There are many more examples. Using the mobile internet on one phone and sending text messages on the other. Talking with one person on the phone while voting on American Idol on the other, etc. The point is, that the phone is optimized for one-handed operation. This is actually a very old idea, first suggested by Matti Makkonen (the retired Finnish mobile pioneer who was an executive at Telecom Finland (now TeliaSonera), Nokia and Finnet Group, who recently won the Economist innovation award for inventing SMS text messaging). Matti suggested this over 20 years ago, and I remember he mentioned it to us, when I worked at Nokia and seeked Matti's guidance for my Consulting Department, and he gave lessons to us about what makes mobile distinct from existing channels and tools.
Optimized for one-handed operation. It means we can rather easily learn to use two phones in two hands. This gives the mobile a powerful advantage over other digital mass media, whether the PC or Playstation or Digital TV - we tend to only consume one of those at a time. But we can rather easily consume two distinct mobile phone based services - on two separate phones - from two competing networks even - simultaneously. Or, we can consume mobile services while we are supposedly paying attention to the other older media such as our broadband internet (sixth mass media) or TV (fifth mass media) or a video game (ie recordings, the second mass media channel).
This changes the comparison to "apples and oranges". There are single-use mass media, like all legacy mass media (print, recordings, cinema, radio, TV and internet); and now the newest innovation, there is multi-use mass media, of which mobile is the first (and no doubt, will not be the last mass media channel).
So yeah, mobile is very different from the legacy mass media channels. And the joke that I have on the back of my seventh book, Mobile as 7th of the Mass Media, where I say "...On the other hand, you have your other cellphone." (and the cover illustrations too have me holding one phone in the front cover, while hiding my second phone behind my back, on the back cover) - this is increasingly becoming a reality, not only a joke. Yes, more and more young consumers are fully prepared to consume two separate mobile services on two phones, simultaneously.
Also - if anyone is interested in consumer insights into mobile, remember I have a free "thought piece" on understanding mobile consumers. It is a short white paper, only 2 pages long, but packed with stats and facts. Its fast enough for any exec to have time to read. And you can have it by return email if you send me an email to my regular email address at tomi (at) tomiahonen (dot) com.
A friend of mine who blogs under the name of "fanjum" has a new blog out that is called Systems View. The blog has a great analysis of the seven mass media, from several points of view, contrasting content creation, content distribution, content discovery, content charging, content consumption, etc across several of the seven mass media. Here is a bit of fanjum's thinking:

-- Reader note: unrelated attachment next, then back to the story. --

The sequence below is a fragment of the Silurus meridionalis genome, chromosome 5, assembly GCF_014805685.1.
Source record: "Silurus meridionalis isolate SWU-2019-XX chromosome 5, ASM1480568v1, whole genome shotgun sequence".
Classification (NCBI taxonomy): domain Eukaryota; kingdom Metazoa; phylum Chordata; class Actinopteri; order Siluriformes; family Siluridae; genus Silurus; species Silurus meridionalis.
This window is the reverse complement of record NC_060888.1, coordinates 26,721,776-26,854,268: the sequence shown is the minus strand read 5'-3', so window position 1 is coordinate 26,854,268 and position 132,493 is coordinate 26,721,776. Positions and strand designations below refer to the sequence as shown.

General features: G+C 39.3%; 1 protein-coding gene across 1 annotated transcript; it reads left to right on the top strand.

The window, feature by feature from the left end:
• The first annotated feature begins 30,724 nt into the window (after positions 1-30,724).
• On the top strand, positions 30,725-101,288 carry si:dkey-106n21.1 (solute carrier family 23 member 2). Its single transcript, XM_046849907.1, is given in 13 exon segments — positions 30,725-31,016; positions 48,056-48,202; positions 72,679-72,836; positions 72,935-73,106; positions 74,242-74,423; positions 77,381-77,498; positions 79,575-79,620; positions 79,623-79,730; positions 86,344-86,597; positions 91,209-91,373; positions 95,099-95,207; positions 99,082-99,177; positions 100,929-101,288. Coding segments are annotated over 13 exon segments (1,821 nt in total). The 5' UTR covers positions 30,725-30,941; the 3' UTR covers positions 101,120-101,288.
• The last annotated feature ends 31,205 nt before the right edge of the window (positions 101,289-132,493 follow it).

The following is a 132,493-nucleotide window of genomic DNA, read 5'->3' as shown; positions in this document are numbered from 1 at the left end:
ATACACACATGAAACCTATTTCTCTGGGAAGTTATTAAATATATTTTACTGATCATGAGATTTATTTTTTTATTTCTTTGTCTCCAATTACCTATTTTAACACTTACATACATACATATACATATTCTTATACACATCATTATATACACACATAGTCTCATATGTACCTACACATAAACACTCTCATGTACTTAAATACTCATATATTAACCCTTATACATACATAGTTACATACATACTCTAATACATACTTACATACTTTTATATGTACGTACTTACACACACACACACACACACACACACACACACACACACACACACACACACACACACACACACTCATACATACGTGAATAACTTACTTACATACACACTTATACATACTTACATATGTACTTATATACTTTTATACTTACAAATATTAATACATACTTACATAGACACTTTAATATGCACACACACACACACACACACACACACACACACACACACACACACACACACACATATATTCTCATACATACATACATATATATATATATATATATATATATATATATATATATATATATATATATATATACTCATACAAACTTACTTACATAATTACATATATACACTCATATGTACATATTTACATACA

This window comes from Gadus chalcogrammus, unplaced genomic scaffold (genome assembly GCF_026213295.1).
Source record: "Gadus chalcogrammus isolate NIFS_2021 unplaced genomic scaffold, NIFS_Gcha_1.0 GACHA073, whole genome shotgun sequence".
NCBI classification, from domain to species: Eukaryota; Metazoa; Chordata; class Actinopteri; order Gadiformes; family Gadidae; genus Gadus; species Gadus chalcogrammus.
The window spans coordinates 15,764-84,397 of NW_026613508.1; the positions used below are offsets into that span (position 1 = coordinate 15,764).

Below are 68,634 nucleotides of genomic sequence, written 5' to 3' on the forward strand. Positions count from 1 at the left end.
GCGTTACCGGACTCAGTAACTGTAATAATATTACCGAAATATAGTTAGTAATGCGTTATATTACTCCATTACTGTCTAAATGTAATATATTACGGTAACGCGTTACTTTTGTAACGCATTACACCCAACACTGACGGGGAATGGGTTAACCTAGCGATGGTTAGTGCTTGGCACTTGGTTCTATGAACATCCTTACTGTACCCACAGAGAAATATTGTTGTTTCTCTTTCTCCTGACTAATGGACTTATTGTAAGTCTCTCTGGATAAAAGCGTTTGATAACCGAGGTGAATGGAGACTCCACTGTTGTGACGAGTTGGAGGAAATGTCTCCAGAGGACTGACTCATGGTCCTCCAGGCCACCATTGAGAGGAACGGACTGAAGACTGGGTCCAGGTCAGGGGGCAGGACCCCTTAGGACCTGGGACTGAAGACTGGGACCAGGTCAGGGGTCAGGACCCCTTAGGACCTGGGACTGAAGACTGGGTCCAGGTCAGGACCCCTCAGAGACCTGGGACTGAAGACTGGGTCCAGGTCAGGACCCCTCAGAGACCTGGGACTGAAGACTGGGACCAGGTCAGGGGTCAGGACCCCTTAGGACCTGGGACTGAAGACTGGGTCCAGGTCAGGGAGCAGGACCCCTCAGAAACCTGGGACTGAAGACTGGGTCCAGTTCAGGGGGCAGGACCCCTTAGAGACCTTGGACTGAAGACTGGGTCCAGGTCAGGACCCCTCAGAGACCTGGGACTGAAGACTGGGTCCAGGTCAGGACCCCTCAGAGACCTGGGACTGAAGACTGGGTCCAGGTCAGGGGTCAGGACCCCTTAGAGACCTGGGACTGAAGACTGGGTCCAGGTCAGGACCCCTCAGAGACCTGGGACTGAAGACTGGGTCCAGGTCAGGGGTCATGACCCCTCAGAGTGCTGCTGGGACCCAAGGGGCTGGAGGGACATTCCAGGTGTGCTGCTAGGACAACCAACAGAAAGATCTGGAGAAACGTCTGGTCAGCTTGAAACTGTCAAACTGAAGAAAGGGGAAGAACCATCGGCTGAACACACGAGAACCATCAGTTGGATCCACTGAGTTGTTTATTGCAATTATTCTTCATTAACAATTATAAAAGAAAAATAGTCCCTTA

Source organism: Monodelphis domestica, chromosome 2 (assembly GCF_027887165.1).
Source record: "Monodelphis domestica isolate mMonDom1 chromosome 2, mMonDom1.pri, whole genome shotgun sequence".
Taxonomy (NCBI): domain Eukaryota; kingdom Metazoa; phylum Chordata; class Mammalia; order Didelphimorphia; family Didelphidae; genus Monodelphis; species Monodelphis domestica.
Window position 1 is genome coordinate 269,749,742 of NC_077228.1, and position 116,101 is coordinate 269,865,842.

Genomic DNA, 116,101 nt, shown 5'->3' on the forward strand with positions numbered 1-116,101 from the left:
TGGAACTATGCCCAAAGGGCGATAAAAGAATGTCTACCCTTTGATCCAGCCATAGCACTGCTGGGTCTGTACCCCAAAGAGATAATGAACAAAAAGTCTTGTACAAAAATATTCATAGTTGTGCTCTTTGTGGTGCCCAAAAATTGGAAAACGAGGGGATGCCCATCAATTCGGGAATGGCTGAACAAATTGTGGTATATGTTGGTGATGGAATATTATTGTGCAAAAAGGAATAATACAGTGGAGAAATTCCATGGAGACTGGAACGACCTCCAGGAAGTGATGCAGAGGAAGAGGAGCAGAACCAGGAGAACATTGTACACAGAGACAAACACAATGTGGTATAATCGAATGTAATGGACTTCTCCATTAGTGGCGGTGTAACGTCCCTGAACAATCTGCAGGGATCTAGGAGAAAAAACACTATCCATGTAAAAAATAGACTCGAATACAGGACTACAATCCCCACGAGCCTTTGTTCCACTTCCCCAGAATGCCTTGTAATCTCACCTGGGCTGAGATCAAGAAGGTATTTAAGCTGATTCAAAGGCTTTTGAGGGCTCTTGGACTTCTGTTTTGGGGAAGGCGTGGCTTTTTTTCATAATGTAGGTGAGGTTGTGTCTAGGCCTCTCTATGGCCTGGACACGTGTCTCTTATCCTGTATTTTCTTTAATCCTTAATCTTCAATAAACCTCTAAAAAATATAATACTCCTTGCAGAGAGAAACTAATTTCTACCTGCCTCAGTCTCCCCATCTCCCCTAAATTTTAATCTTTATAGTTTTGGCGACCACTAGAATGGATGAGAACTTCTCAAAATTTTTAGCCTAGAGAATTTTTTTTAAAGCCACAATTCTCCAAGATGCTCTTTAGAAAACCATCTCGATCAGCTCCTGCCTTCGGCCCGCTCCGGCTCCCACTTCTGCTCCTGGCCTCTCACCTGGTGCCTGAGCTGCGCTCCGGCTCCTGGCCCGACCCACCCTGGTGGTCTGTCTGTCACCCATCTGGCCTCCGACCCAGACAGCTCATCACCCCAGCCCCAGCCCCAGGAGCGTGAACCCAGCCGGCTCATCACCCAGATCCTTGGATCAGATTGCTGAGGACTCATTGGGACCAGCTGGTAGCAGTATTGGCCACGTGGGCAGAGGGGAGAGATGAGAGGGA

For the print media, the created content is transcoded onto a paper. This process itself is not easy and requires access to printing presses etc. Some of the current gadgets such as laser printers have made this process easier. The second media namely recording results in transcoding of media on to a "recording medium". Not very easy in the early days but now very easy considering a cassette player and the corresponding tape. So what we see here over a period of time are developments which make the transcoding process easier while the medium is still the same.
On the other extreme consider the internet and the mobile. Content transcoding is definitely easy in the internet (you only need a device such as a desktop computer which can connect to the internet) but much more easier using the mobile. All that you need to do with a mobile is aim and shoot and viola the content is created. A creative human can "create" a great picture and then transcode it easily using the camera, so easy that probably my grandmother can do it with some practice.
Very good thinking, its a deep, insightful article, worth reading for all who visit this blog. Thank you fanjum for contributions to understand the seven mass media, and very specifically to point out the relative differences that distinguish each, and in particular how they relate to the new digital interactive media channels - internet and mobile. Go read the blog at Systems View.
The 2008 edition of PriceWaterhouseCoopers annual report Global Entertainment and Media Outlook has of course numbers on videogaming as one of the categories in the 1.6 Trillion dollars media and entertainment industry.
I've reported for a while that music has been leading in the content cannibalization, and in my book I show that already 37% of all music spending globally goes to mobile phones (a little over half of which is ringing tones). In the book I said that in 2007 the ratio of videogaming software revenues generated by mobile games, was 20%.
That number has again changed drastically to the gain of mobile. The PwC report says that the total videogaming industry is worth 41.9 Billion dollars worldwide. Of that number a little over half is hardware (ie console) sales, worth 24.9 Billion dollars. That leaves 17.0 B dollars worth of videogaming software sales in 2008.
Then how is mobile gaming doing. PwC splits the gaming revenues and reports that mobile games are worth 5.6 Billion dollars. Wow. That is 33% of all videogaming sofware revenues worldwide. This is not only a giant industry, the 7th Mass Media space, it is also a dramatically growing industry.